The damaging effects of incarceration so early on in life can have serious consequences on the mental well-being of youth offenders as they mature. Rodney Erwin, a child psychiatrist from Northern California, wrote an article on the role of the juvenile justice system in adolescent development. His research explained that when youth are incarcerated in detention facilities they often experience negative labeling of self and those around them, negative opinions of authority figures, and feelings of rage and hopelessness, all of which lead to serious mental health issues. Moreover, confinement naturally heightens these thoughts and feelings which can further intensify an already unfavorable situation. Relationships with detention facility staff also have a tremendous impact on the well-being of the confined youth. Often, these relationships are characterized as punitive and hierarchical, which can lead to built-up resentment towards people in power, creating a negative toll on the mental health of the juvenile offender.
The effects of incarceration have proven to be extensive and detrimental to the well-being of the youth offender. Fortunately there has been a push in recent years to reduce juvenile incarceration rates and advocate for the rights of youth through supporting alternatives to incarceration. Lawyers are at the forefront of the potential for change and there are many ways to get involved:
- Volunteer at juvenile justice clinics at a law school in your area. These clinics, operated by faculty and students, provide youth with both pre- and post-dispositional legal representation. The unfortunate reality is that many of these youth that are tried in the juvenile justice system do not have the resources to pay for lawyers. Volunteering at a clinic is a great way to contribute to reducing juvenile incarceration rates by advocating for youth clients, for example by suggesting alternatives to imprisonment. These clinics also present the opportunity to fight for a juvenile who is already serving a sentence but whose rights are being violated in the system. [Note that the Children's Rights Litigation Committee maintains a Directory of Children's Law Programs where you can find out if there is a clinic in your area.]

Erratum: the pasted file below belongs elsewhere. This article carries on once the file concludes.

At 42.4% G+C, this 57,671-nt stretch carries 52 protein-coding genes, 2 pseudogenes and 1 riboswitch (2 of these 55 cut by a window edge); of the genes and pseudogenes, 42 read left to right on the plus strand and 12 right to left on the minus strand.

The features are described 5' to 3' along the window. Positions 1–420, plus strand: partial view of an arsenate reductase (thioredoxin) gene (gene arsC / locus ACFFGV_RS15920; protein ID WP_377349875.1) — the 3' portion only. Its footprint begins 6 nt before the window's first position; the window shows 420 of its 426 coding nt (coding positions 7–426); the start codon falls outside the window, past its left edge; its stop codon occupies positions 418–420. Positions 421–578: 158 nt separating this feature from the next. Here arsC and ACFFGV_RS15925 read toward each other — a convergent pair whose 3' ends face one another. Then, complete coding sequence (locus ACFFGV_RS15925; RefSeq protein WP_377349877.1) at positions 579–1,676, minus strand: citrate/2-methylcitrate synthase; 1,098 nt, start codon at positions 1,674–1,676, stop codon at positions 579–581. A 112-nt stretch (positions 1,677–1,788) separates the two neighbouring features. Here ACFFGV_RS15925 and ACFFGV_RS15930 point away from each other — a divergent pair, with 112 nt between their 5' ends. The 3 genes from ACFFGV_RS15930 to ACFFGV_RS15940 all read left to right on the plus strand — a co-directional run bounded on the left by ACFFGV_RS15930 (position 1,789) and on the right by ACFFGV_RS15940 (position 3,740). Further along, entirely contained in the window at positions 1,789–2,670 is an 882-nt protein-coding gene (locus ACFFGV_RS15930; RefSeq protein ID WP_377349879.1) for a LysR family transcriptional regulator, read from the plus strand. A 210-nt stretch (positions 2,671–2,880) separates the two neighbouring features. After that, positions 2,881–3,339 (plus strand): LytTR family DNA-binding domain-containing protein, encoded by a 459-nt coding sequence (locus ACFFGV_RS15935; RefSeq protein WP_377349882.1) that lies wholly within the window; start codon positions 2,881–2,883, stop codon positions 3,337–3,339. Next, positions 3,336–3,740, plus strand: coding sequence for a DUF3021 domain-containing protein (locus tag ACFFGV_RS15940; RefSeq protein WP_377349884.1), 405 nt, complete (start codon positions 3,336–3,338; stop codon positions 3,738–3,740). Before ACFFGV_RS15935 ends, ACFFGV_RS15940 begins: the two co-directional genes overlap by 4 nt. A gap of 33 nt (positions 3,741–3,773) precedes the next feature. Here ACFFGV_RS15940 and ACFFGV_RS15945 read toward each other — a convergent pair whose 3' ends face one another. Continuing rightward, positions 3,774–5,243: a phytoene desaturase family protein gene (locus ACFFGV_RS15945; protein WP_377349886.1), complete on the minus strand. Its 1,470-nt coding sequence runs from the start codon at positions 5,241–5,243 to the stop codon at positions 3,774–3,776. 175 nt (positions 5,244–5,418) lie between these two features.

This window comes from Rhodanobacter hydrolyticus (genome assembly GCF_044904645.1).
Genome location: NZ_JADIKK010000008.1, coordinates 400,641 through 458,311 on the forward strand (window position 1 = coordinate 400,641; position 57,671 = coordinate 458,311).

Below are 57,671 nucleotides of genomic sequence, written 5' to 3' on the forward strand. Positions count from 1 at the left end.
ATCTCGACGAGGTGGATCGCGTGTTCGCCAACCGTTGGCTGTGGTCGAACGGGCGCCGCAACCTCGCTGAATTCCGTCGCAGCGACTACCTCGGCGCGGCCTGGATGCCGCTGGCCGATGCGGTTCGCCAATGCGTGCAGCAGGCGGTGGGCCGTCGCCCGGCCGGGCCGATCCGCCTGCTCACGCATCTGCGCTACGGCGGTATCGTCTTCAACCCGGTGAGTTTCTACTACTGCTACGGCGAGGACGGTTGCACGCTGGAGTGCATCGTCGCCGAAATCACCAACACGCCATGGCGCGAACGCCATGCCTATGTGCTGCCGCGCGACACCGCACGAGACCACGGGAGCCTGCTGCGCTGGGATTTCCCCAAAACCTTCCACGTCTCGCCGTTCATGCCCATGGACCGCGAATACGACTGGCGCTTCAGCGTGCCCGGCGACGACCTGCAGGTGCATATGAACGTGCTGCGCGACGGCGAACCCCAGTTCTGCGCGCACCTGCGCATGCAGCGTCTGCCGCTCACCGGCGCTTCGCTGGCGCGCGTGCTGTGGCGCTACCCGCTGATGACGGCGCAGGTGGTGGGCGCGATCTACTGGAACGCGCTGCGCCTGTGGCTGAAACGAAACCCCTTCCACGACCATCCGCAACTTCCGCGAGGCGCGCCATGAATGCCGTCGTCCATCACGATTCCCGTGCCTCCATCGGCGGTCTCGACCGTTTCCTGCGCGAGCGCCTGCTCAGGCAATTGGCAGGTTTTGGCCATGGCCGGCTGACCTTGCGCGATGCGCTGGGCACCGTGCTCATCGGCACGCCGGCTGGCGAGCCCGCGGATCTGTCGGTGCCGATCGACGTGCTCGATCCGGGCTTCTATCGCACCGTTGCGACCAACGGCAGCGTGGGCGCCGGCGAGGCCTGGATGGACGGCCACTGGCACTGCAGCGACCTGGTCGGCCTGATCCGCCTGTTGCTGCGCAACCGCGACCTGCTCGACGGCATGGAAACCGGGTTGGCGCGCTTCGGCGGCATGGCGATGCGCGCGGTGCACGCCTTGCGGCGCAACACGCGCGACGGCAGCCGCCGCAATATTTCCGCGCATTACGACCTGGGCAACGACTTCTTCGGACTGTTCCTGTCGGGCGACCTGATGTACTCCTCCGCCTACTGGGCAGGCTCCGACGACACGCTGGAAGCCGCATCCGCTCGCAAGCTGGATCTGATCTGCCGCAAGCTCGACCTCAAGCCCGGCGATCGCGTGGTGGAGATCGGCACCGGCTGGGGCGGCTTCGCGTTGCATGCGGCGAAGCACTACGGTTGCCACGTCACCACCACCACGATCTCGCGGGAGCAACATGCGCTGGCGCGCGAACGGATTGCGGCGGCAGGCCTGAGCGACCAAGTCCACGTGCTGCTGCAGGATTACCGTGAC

- Actively voice your support for candidates running for different offices, such as governors, head of states, and district attorneys, who prioritize reducing mass incarceration among the youth… and don't forget to vote for them. Prosecutors especially play a pivotal role in the future of the juvenile justice system; voting for one who believes in restorative justice and juvenile incarceration alternatives will go a long way.
- Encourage your firm to dedicate a portion of their pro bono work to juvenile representation and advocacy efforts. Imprisoned juveniles have long been forgotten when allocating resources for reducing mass incarceration. Apportioning a segment of a firm's time and money towards unrepresented juveniles in the justice system and fighting to offer them an option other than youth imprisonment will likely reduce the problem of youth mass incarceration.
- Support community-based organizations that provide youth with after-school activities, mentorship programs, and employment opportunities. This can be done in the form of volunteering your time or donating your resources. These types of programs keep young people occupied and out of trouble while simultaneously furthering their potential for success.
- Educate yourself on your state's juvenile justice profile at Juvenile Justice GPS (Geography, Policy, Practice & Statistics). Stay up to date on changes to the juvenile justice landscape and learn the structure of your state's juvenile justice system to see if there are any gaps in which you can utilize your skills to help the cause.
Statistics speak for themselves. Lawyers can do their part in representing the disadvantaged youth that end up in the system. They can serve as advocates for this forgotten subsection of the American prison population and in doing so reduce juvenile incarceration rates through pushing for alternatives to imprisonment for adolescents. Whether it be pre- or post-placement into a detention center, lawyers can offer representation and support to the thousands of juveniles in the justice system today. You can learn more about statistics, demographics, and trends surrounding youth confinement here.